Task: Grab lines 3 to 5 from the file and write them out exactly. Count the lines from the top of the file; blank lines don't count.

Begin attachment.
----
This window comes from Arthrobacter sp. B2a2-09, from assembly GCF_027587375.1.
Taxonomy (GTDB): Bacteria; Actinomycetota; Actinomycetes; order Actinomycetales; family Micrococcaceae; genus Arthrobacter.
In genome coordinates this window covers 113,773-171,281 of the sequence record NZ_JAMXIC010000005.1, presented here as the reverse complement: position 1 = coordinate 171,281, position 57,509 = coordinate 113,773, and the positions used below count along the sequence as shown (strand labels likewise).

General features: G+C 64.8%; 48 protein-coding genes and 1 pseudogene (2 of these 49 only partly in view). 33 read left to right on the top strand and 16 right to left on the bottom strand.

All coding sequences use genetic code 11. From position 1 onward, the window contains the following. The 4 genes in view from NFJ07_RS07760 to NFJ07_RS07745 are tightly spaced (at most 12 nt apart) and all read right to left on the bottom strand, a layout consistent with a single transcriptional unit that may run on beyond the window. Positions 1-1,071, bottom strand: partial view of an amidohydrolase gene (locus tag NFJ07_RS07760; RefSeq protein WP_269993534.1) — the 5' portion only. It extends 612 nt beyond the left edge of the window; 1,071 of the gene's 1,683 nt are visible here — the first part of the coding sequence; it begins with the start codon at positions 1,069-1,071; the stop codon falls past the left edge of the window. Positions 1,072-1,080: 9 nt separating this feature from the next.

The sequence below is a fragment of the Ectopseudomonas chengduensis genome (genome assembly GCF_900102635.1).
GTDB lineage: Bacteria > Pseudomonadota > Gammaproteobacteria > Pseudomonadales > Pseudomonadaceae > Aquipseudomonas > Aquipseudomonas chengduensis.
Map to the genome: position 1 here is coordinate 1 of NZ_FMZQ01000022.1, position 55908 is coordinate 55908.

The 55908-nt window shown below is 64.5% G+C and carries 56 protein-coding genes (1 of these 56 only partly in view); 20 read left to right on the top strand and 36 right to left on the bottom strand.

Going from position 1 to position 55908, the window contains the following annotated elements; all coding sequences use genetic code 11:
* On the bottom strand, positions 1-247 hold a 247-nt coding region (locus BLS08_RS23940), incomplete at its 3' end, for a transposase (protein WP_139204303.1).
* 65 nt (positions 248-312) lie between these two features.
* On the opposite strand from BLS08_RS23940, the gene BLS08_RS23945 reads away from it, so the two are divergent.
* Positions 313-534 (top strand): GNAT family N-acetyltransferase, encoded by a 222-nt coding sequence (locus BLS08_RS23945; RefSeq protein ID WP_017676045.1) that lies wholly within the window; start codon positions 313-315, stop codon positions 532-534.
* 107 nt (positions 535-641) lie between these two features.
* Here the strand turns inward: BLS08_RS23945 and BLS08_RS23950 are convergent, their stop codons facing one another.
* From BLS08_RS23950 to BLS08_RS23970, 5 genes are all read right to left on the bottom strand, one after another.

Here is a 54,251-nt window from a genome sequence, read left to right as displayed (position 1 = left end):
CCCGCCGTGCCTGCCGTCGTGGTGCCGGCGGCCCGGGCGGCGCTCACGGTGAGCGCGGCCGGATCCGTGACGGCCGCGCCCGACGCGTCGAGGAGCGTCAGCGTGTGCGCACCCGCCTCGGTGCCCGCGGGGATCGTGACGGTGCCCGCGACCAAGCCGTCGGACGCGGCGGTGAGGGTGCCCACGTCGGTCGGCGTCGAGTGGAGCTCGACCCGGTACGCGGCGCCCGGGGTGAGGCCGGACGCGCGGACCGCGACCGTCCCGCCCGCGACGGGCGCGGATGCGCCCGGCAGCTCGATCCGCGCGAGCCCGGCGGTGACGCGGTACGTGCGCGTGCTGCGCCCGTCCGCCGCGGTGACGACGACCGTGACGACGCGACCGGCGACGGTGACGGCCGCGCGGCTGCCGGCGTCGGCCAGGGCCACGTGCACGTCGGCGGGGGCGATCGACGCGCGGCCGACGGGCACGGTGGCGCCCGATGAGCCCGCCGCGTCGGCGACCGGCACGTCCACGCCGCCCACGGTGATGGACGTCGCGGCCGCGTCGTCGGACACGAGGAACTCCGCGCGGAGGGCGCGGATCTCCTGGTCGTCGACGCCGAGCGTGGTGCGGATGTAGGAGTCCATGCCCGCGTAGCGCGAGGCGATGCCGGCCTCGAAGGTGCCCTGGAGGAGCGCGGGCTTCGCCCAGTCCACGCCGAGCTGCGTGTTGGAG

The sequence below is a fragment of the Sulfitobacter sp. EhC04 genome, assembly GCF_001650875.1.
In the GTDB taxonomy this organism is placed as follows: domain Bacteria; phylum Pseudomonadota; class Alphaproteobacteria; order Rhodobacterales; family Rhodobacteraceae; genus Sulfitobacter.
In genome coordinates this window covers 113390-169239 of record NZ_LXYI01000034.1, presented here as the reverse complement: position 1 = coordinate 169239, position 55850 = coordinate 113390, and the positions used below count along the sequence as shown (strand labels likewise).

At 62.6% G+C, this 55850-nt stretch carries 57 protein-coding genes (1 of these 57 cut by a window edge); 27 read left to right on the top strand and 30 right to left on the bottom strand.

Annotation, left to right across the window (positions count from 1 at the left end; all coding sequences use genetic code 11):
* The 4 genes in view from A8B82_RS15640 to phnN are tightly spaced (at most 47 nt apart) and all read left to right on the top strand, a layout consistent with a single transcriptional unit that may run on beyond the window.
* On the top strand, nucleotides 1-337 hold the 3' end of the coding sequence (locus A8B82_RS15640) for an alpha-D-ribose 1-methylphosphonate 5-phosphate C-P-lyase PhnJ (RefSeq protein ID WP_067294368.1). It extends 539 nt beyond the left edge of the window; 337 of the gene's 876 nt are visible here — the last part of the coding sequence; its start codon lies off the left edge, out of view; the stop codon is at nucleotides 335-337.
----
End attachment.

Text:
In genome coordinates this window covers 113,773-171,281 of the sequence record NZ_JAMXIC010000005.1, presented here as the reverse complement: position 1 = coordinate 171,281, position 57,509 = coordinate 113,773, and the positions used below count along the sequence as shown (strand labels likewise).

General features: G+C 64.8%; 48 protein-coding genes and 1 pseudogene (2 of these 49 only partly in view). 33 read left to right on the top strand and 16 right to left on the bottom strand.

All coding sequences use genetic code 11. From position 1 onward, the window contains the following. The 4 genes in view from NFJ07_RS07760 to NFJ07_RS07745 are tightly spaced (at most 12 nt apart) and all read right to left on the bottom strand, a layout consistent with a single transcriptional unit that may run on beyond the window. Positions 1-1,071, bottom strand: partial view of an amidohydrolase gene (locus tag NFJ07_RS07760; RefSeq protein WP_269993534.1) — the 5' portion only. It extends 612 nt beyond the left edge of the window; 1,071 of the gene's 1,683 nt are visible here — the first part of the coding sequence; it begins with the start codon at positions 1,069-1,071; the stop codon falls past the left edge of the window. Positions 1,072-1,080: 9 nt separating this feature from the next.